The trustees of a non-complying SMSF whose tax bill was set to increase by an incredible 1,700% have made a lucky escape via tribunal.
According to an ATO statement, the Pabian Park Pty Ltd Superannuation Benefits Fund had been a complying superannuation fund for a number of years, which entitled it to concessional tax treatment.
However, the trustees of the fund were also directors of Pabian Park Pty Ltd, to which the Fund made certain loans in 2007.
The ATO Commissioner found that the fund had breached the SIS Act in 2008 because the loans were 'in-house assets' representing more than 5% of the market value of fund assets. The Commissioner accepted an undertaking that the loans would be repaid by 30 September 2009.
The loans were not repaid by the agreed date, however, so the Commissioner issued a notice of non-compliance for the 2006 income year. The fund, therefore, lost the benefit of concessional tax rates, and was assessed for additional tax for the 2006 and 2007 financial years.
As a result of the fund becoming non-complying, its taxable income increased from $56,361 to $309,827, with gross tax increasing 17-fold from $8,454.15 to a huge $145,618.69.
The fund trustees sought a review of the decision to issue the notice, but the ATO Commissioner confirmed his decision. They therefore applied to the Administrative Appeals Tribunal (AAT) for further review, which set aside the Commissioner’s decision for several reasons, including:
According to subsection 40(1), paragraph 42A(5)(b), of the SIS Act the Commissioner as the regulator must consider: tax consequences arising from the fund being treated as non-complying; seriousness of the contraventions; and 'all other relevant circumstances'.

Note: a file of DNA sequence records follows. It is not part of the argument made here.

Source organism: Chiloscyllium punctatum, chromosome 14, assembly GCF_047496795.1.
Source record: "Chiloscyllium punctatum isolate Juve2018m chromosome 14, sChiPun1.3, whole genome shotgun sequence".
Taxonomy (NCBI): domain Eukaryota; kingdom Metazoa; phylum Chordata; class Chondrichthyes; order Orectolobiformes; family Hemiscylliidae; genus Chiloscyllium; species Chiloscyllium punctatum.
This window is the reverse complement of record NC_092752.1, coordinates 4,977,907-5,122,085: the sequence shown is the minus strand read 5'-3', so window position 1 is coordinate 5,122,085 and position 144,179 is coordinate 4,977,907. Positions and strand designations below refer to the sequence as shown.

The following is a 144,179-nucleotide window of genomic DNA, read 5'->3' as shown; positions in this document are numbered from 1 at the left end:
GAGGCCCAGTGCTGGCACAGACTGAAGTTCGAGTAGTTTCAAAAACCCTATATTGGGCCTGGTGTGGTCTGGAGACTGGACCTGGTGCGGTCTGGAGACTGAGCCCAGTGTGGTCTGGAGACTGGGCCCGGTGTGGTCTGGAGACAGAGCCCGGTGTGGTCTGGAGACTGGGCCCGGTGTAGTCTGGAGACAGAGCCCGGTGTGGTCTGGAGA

The factors specified in paragraph 42A(5)(b) are 'equally relevant' in exercising the subsection 40(1) discretion to issue a notice of non-compliance.
The adverse tax consequences were significant and that this would leave the trustees with minimal savings in their fund.
While the trustees clearly breached the SIS Act in making unsecured loans to Pabian Park, did not appreciate the significance of their regulatory breaches, did not comply with their undertaking and did not try to repay the loans at the earliest possible opportunity, these breaches were 'serious but they were not wilful'.
The tax consequences of the issue of the notice were likely to deplete most of the assets of the fund, the age of the trustees left little opportunity to rebuild retirement savings, the trustees did rectify the breach (though not in a timely manner) and there was no previous non-compliance.
“The Tribunal accepted (consistent with PS LA 2006/19) that the discretion is to be exercised taking into account the objects of the SIS Act , and noted that the case was 'finely balanced' . Failure of the Applicants to appreciate the seriousness of the issue was a 'serious error of judgment', but it would be 'disproportionately harsh not to exercise the discretion in their favour' . The Tribunal concluded that, 'weighing up all the factors', it would 'not be inconsistent with the objects of the SIS Act to exercise the discretion in favour of the Fund' ,” said the ATO statement.
“Although the Tribunal reached a conclusion different to the Commissioner on exercise of the discretion, it is acknowledged that the case was finely balanced and that it was open to the Tribunal to reach its decision on the facts as found. In doing so, the Tribunal also accepted and followed the general approach taken in PS LA 2006/19.”
SMSF investors can’t get enough of residential property
SMSF tax trap: pensions ruling opens ‘Pandora’s box’